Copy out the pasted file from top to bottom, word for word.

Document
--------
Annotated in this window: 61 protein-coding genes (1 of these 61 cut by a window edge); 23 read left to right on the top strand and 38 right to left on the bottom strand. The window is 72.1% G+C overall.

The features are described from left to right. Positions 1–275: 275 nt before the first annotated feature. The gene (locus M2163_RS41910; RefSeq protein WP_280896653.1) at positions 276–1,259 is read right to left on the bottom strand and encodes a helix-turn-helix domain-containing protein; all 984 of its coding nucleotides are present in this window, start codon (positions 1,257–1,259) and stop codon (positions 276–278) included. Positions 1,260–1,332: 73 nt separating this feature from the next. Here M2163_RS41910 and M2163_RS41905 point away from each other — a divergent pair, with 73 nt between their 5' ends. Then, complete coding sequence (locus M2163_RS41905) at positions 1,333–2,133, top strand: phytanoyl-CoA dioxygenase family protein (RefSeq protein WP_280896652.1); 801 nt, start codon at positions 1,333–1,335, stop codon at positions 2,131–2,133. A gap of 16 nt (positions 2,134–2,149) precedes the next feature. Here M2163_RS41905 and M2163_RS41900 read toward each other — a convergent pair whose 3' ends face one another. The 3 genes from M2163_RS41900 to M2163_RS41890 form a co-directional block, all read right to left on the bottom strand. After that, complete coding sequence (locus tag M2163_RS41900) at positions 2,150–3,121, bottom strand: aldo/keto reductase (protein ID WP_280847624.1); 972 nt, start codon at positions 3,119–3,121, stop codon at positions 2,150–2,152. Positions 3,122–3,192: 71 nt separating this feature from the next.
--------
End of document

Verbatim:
Annotated in this window: 61 protein-coding genes (1 of these 61 cut by a window edge); 23 read left to right on the top strand and 38 right to left on the bottom strand. The window is 72.1% G+C overall.

The features are described from left to right. Positions 1–275: 275 nt before the first annotated feature. The gene (locus M2163_RS41910; RefSeq protein WP_280896653.1) at positions 276–1,259 is read right to left on the bottom strand and encodes a helix-turn-helix domain-containing protein; all 984 of its coding nucleotides are present in this window, start codon (positions 1,257–1,259) and stop codon (positions 276–278) included. Positions 1,260–1,332: 73 nt separating this feature from the next. Here M2163_RS41910 and M2163_RS41905 point away from each other — a divergent pair, with 73 nt between their 5' ends. Then, complete coding sequence (locus M2163_RS41905) at positions 1,333–2,133, top strand: phytanoyl-CoA dioxygenase family protein (RefSeq protein WP_280896652.1); 801 nt, start codon at positions 1,333–1,335, stop codon at positions 2,131–2,133. A gap of 16 nt (positions 2,134–2,149) precedes the next feature. Here M2163_RS41905 and M2163_RS41900 read toward each other — a convergent pair whose 3' ends face one another. The 3 genes from M2163_RS41900 to M2163_RS41890 form a co-directional block, all read right to left on the bottom strand. After that, complete coding sequence (locus tag M2163_RS41900) at positions 2,150–3,121, bottom strand: aldo/keto reductase (protein ID WP_280847624.1); 972 nt, start codon at positions 3,119–3,121, stop codon at positions 2,150–2,152. Positions 3,122–3,192: 71 nt separating this feature from the next.